Transcript of the video “Identifying Acetate Base Audio Reels”
Video length: 00:02:18
Joe Iraci, Senior Conservation Scientist: “When surveying the health of your magnetic tape collection, one factor to consider is the type of plastic used for the tape base.
The majority of audio and video tapes in collections have either a polyester or an acetate plastic base.
Cassette tapes, video tapes, and audio reels after 1970 used polyester and it is a fairly stable plastic and not of major concern.
On the other hand, many audio reel-to-reel tapes prior to 1970 used acetate as the base.
The problem with acetate is degradation via a hydrolysis reaction or in other words, a chemical reaction with water molecules.”
[Photographs of various video and audio tapes, including audio reels in various condition are shown]
Joe Iraci: “This deterioration leads to the tape smelling like vinegar and becoming deformed, very brittle, and extremely difficult to play.
Because of these degradation problems, it is important to identify which audio reels in your collection are acetate as soon as possible.
To do this, a simple and non-destructive light test can be performed. A reel of tape is held up to a strong light. If light shines through or the tape pack appears translucent then the tape is likely acetate based. If no light shines through or the tape pack is opaque, then it is likely polyester.”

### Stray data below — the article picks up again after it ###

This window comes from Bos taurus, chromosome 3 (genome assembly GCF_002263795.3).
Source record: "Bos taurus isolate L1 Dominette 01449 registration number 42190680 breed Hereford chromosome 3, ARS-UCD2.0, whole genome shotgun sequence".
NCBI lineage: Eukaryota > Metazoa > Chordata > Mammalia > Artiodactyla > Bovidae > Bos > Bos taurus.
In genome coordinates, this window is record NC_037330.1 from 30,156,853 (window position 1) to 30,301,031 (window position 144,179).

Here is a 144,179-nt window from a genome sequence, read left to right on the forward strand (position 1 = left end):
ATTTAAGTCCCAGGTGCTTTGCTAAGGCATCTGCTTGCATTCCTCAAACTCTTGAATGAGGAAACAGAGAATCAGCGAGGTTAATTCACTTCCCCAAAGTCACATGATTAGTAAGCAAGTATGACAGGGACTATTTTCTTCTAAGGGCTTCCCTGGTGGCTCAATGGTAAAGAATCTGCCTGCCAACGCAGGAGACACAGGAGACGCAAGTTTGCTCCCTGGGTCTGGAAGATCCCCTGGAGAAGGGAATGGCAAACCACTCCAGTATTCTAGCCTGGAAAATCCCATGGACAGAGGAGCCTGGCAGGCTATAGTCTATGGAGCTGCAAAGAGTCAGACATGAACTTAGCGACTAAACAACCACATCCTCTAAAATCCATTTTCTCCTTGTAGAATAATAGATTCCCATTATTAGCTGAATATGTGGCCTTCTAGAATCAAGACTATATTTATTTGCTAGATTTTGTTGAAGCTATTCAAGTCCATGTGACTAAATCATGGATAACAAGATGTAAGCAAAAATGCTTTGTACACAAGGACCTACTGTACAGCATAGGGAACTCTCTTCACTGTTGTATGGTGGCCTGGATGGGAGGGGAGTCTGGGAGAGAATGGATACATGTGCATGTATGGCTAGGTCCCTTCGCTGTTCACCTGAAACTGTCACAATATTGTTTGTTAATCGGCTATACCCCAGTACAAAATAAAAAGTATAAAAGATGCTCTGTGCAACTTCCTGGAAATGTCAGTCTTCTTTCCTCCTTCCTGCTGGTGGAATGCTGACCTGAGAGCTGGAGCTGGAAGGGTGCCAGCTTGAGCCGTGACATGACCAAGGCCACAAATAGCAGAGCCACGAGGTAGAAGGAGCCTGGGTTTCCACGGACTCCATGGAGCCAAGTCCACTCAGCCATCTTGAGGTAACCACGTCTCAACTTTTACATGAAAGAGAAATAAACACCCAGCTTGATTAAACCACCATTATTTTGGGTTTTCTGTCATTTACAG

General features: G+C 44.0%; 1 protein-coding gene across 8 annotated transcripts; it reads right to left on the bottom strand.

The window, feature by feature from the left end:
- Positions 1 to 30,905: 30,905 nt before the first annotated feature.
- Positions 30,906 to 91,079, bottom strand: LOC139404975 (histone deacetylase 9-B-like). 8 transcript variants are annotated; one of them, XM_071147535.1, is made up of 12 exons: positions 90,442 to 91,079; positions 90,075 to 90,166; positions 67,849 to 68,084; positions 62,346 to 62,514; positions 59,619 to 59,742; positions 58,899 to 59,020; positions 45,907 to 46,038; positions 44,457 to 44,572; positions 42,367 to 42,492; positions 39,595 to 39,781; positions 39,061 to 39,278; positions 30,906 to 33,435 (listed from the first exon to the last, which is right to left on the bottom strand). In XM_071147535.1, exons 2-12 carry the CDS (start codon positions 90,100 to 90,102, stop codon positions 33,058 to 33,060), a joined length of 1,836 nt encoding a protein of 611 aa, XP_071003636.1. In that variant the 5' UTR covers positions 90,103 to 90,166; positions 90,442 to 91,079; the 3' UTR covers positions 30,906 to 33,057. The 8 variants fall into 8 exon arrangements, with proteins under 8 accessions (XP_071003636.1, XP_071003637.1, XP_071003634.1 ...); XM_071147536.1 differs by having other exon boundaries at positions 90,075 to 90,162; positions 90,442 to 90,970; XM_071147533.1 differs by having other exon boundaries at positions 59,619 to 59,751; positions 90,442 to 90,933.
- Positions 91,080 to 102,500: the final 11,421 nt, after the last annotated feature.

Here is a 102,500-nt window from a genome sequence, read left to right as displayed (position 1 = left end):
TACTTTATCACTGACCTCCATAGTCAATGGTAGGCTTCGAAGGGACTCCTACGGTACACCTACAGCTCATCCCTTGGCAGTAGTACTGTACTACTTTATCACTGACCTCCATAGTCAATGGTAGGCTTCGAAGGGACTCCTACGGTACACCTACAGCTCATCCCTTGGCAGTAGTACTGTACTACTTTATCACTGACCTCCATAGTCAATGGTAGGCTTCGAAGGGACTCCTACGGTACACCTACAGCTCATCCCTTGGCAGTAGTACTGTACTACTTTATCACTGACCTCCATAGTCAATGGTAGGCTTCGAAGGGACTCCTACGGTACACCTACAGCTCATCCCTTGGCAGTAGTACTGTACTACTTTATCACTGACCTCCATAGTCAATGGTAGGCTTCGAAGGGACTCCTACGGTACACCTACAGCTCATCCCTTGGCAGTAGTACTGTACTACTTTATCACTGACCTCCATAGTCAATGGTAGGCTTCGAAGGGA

[A demonstration of the light test is presented]
Joe Iraci: “Once identified, acetate-based tapes need to be digitized as soon as possible.
If not, storage under cool and dry conditions is required to slow or halt the chemical degradation until digitization is possible.”
[Text on screen: For more information, please see Canadian Conservation Institute Technical Bulletin 30, The Digitization of Audio Tapes, and Technical Bulletin 27 Remedies for Deteriorated or Damaged Modern Information Carriers.
Acknowledgements: International Association of Sound and Audiovisual Archives; Phonogrammarchiv, Austrian Academy of Sciences (https://www.musiikkiarkisto.fi/audio/audio112.html)]
[Canadian Conservation Institute signature and Canada wordmark]